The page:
A National Smart Meter Programme launched by the Authority for Public Services Regulation (APRS), in coordination with other sector stakeholders, envisages the installation of an estimated 1.2 million smart meters covering all electricity consumers by 2025.
The initiative – launched as part of the government’s digital transformation drive – is expected to deliver a number of far-reaching benefits to consumers, as well as the broader electricity sector.
For one, it will do away with physical meter reading – a practice long associated with faulty readings and inaccurate billings. As smart meters allow remote reading, consumer complaints related to erroneous billings are expected to be dramatically reduced, thereby contributing to a more efficient billing and collection system in the country.
As of end-2021, around 145,000 smart meters were installed across the Sultanate of Oman, according to the regulator. Included thus far in the coverage have been large customers, as well as new customers. As for existing customers, their old meters will be progressively replaced over the ensuing three years through to 2025, it said.
Responsibility for the installation of smart meters across their respective license areas is in the hands of the country’s five electricity distribution and supply companies - Muscat Electricity Distribution Company (MEDC), Mazoon Electricity Company, Majan Electricity Company, Rural Areas Electricity Company (Tanweer) and Dhofar Integrated Services Company (DISC) – all subsidiaries of Nama Group.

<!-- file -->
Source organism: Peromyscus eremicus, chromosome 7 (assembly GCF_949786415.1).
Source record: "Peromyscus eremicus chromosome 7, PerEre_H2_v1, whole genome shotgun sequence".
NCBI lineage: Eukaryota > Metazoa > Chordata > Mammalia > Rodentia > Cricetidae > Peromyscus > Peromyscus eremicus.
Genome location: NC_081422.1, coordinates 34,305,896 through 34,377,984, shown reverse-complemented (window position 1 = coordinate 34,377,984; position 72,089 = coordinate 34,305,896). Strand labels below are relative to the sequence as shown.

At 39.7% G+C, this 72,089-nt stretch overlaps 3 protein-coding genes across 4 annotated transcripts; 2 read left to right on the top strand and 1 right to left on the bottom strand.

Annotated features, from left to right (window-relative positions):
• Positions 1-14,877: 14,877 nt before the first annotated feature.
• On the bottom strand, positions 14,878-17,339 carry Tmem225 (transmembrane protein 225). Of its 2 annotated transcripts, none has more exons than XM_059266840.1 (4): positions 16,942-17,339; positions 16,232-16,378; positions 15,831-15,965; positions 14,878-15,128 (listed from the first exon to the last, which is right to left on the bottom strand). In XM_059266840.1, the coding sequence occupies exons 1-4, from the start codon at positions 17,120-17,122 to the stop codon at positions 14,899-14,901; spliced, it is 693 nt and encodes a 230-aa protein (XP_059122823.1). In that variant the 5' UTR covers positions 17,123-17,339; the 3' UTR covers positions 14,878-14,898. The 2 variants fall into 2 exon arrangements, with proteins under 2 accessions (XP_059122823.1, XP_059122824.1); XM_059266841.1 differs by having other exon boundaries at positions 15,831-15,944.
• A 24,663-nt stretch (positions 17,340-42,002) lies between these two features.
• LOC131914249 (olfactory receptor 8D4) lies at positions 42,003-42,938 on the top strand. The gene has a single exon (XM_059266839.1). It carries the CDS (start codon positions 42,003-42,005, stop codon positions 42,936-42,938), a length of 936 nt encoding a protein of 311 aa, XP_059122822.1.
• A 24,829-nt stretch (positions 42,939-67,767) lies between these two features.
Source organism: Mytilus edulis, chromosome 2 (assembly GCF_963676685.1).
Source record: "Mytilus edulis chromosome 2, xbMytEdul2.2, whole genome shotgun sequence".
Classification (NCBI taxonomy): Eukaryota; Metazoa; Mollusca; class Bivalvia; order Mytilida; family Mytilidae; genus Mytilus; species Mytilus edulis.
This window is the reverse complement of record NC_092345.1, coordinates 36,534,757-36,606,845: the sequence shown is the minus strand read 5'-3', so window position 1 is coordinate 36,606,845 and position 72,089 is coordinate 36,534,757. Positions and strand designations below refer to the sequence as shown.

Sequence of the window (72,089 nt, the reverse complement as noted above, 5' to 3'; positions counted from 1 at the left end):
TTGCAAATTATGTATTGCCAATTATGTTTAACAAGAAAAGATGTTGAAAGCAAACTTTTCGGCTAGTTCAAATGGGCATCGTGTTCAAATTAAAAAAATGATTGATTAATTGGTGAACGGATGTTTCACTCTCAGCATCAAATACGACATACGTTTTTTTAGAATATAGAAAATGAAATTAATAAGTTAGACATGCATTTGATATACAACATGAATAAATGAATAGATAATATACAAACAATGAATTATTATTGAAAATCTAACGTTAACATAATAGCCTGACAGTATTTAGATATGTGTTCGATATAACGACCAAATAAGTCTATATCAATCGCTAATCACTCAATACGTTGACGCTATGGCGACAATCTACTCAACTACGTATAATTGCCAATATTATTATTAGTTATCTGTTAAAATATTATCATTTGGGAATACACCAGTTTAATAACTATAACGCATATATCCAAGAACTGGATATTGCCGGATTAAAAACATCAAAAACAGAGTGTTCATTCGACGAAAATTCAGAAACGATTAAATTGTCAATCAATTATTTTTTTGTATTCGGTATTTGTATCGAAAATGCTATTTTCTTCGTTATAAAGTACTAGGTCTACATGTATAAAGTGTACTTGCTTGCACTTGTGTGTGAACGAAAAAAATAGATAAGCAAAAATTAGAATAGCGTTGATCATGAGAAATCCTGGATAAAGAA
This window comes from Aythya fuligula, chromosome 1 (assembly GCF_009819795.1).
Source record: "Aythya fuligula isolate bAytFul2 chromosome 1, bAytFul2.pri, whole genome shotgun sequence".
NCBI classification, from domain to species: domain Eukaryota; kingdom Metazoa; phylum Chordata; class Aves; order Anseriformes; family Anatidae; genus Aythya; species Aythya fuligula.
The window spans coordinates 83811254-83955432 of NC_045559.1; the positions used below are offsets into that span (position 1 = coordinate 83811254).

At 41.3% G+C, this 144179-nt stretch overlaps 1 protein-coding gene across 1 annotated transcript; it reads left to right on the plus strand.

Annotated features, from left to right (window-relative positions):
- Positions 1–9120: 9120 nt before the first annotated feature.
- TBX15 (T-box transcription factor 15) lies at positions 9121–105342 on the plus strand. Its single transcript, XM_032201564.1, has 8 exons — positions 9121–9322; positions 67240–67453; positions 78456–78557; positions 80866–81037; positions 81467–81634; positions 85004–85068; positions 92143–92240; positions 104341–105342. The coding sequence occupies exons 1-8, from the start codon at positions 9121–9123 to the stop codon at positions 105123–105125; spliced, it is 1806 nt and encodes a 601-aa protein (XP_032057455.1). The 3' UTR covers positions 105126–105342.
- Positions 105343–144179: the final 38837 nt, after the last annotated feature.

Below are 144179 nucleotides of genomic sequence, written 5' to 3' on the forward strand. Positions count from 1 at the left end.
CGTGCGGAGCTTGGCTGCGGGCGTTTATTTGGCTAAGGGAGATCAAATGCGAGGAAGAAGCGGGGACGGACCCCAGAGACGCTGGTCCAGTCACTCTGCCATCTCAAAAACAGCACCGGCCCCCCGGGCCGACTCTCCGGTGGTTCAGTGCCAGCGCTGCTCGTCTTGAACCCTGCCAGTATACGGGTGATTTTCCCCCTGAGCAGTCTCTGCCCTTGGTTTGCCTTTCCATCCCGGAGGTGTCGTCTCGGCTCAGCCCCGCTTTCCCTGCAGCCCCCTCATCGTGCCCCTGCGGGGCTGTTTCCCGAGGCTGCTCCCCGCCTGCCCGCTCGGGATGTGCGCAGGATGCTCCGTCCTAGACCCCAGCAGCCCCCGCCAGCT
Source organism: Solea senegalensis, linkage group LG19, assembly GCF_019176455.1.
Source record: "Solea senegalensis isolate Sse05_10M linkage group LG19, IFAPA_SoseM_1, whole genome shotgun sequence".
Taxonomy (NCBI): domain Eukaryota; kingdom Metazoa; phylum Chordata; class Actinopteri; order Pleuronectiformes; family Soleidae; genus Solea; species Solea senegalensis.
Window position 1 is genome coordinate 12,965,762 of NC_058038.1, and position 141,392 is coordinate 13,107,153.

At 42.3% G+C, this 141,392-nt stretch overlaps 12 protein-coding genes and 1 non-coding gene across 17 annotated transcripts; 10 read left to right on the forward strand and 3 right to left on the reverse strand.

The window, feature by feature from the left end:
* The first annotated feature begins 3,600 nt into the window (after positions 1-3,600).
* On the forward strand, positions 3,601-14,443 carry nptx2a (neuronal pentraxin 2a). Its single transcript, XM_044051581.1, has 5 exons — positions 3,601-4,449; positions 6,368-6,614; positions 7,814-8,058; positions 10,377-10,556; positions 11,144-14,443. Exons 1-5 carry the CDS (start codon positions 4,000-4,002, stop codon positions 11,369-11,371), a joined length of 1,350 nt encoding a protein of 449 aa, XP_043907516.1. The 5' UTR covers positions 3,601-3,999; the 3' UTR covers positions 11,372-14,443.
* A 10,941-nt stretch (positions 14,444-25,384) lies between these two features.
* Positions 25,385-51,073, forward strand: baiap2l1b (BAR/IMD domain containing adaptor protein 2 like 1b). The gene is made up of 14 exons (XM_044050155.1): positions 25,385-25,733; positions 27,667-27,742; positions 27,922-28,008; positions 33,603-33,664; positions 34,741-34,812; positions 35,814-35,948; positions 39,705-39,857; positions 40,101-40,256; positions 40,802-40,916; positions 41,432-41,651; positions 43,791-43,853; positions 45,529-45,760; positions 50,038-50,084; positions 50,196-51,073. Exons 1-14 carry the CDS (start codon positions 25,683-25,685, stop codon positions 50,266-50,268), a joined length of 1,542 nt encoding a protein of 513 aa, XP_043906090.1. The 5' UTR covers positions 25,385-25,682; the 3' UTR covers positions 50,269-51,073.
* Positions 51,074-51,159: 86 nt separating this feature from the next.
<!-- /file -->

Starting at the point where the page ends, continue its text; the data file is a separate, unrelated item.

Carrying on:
Significantly, smart meters helped measure half of all electricity consumed in 2021, said Nama Group in a report. Complementing this effort is the deployment of prepaid meters, around 126,000 of which have been installed at customer sites around the country as of end-2021. Together with other digital technologies deployed by Nama Group companies across their networks, smart and prepaid meters are helping boost efficiency across the wider sector, Nama Group stated.
“The year 2021 witnessed higher reliance on the technologies of billing & payment activities, which has made it easier for customers to receive and pay their bills electronically. In 2021, more than 88 per cent of all bills were sent to the customers by email or by SMS, which represents a more than 18 per cent increase from 2020,” said the state-owned holding group of power, water and wastewater service providers.
“In addition, the improvement of collection channels and electronic communication with customers combined with the prevailing movement restriction, lead customers to increase their utilisation of e-payment channels. As a result, more than 63 per cent of all collected payments from customers by the distribution companies happened via electronic channels like websites, mobile, payment machines, and banks,” it further added.
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